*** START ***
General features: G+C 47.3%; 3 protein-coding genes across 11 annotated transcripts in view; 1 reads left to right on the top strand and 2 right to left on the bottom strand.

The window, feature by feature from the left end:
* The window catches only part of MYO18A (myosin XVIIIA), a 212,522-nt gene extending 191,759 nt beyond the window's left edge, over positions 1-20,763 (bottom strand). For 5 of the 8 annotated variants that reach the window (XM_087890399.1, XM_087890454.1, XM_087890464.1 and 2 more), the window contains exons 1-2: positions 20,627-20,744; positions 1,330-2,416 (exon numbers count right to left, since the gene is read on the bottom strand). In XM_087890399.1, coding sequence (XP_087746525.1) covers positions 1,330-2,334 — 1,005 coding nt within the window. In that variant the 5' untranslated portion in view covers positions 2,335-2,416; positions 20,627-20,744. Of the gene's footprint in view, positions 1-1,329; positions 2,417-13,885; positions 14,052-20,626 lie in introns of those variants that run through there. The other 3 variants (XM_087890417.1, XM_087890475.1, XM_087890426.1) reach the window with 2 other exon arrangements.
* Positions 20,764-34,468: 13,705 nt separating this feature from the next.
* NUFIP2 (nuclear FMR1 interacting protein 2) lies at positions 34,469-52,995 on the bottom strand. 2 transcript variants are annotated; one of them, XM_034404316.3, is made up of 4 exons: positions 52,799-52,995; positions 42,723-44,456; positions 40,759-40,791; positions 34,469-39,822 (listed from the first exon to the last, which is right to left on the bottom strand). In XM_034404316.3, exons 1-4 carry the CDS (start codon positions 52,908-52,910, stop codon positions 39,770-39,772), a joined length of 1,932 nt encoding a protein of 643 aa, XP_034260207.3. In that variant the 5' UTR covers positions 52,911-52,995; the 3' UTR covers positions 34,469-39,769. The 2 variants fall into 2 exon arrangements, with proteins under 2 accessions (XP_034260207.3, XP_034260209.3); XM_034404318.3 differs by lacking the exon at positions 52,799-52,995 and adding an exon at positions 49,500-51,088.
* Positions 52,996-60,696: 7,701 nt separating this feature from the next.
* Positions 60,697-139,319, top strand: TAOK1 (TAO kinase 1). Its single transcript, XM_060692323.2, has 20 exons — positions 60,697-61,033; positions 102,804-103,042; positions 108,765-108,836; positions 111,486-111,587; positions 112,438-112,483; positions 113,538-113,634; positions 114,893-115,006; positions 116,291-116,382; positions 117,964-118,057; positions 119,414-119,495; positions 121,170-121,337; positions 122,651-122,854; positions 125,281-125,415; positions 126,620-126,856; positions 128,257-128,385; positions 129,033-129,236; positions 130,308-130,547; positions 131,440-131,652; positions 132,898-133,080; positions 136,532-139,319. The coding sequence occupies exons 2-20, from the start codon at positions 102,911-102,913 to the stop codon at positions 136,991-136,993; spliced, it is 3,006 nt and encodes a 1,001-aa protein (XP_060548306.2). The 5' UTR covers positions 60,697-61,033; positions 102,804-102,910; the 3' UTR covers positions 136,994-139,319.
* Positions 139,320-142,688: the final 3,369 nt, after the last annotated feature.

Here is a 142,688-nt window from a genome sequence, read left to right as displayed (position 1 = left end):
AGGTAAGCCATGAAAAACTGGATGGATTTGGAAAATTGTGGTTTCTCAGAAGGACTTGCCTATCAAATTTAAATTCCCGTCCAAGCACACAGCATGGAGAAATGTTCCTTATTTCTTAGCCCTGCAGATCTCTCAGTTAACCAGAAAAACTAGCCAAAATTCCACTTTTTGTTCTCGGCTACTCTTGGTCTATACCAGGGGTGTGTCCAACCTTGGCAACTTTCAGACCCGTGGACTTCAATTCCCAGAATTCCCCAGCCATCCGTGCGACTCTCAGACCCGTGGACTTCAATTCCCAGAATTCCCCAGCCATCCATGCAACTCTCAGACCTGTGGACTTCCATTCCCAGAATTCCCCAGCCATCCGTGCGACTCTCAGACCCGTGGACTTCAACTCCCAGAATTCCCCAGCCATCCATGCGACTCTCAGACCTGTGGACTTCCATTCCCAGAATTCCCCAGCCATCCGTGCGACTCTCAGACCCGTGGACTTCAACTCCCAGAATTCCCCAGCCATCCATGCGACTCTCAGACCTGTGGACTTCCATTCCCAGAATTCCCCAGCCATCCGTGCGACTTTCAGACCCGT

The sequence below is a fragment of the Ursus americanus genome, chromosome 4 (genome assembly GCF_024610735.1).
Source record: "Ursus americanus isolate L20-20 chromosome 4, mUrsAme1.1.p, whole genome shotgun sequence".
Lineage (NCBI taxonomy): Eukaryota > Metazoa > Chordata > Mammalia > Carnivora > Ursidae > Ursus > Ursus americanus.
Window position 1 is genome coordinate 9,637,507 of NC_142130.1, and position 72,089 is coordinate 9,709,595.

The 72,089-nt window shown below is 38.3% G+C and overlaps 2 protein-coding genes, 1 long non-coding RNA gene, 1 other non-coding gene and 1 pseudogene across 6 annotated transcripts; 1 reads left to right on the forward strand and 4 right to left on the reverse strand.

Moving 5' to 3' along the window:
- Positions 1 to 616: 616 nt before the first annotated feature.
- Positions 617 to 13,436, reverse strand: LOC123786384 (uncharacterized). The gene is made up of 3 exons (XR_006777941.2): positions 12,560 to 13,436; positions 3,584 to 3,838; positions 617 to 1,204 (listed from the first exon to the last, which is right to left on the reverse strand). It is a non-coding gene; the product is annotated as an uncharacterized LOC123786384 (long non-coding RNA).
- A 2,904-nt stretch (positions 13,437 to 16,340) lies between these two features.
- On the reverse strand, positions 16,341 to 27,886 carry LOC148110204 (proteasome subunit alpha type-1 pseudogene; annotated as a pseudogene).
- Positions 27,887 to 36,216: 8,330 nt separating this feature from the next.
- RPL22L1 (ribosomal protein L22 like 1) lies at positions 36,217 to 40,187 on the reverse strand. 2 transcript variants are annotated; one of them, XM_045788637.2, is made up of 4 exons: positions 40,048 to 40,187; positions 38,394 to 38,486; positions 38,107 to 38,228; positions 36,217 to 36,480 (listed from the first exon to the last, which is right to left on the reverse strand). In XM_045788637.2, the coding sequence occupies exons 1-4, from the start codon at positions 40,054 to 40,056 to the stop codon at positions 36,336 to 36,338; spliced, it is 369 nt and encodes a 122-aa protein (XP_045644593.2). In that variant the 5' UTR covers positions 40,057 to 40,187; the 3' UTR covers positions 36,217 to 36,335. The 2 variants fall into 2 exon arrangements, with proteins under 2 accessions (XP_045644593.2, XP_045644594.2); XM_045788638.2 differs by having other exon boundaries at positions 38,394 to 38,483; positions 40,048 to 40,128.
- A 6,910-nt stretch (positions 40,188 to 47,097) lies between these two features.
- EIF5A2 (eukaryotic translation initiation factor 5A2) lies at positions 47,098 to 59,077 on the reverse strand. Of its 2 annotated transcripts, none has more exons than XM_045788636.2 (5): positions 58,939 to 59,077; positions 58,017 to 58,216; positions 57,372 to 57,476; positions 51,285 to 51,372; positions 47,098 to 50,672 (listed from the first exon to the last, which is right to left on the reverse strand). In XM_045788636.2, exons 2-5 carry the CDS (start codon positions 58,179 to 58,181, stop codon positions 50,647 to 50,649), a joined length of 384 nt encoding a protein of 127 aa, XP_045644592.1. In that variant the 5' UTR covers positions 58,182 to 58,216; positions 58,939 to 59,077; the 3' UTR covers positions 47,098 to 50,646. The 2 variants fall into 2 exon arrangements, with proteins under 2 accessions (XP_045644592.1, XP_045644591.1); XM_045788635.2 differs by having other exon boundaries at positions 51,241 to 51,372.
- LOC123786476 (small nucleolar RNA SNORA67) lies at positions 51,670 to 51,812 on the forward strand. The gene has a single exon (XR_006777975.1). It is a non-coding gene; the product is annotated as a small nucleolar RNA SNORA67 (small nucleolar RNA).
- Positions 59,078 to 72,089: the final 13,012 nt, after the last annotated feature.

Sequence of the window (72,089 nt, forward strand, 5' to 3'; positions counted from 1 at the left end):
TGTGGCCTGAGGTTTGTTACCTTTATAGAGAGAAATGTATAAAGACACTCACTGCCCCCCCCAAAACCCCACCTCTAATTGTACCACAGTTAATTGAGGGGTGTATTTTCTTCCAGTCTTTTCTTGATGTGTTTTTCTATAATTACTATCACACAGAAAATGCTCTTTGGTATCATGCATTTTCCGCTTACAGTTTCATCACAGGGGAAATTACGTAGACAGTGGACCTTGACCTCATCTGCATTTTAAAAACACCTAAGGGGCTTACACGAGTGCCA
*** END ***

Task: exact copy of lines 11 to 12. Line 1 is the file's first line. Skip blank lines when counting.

The sequence below is a fragment of the Ursus americanus genome, chromosome 4 (genome assembly GCF_024610735.1).
Source record: "Ursus americanus isolate L20-20 chromosome 4, mUrsAme1.1.p, whole genome shotgun sequence".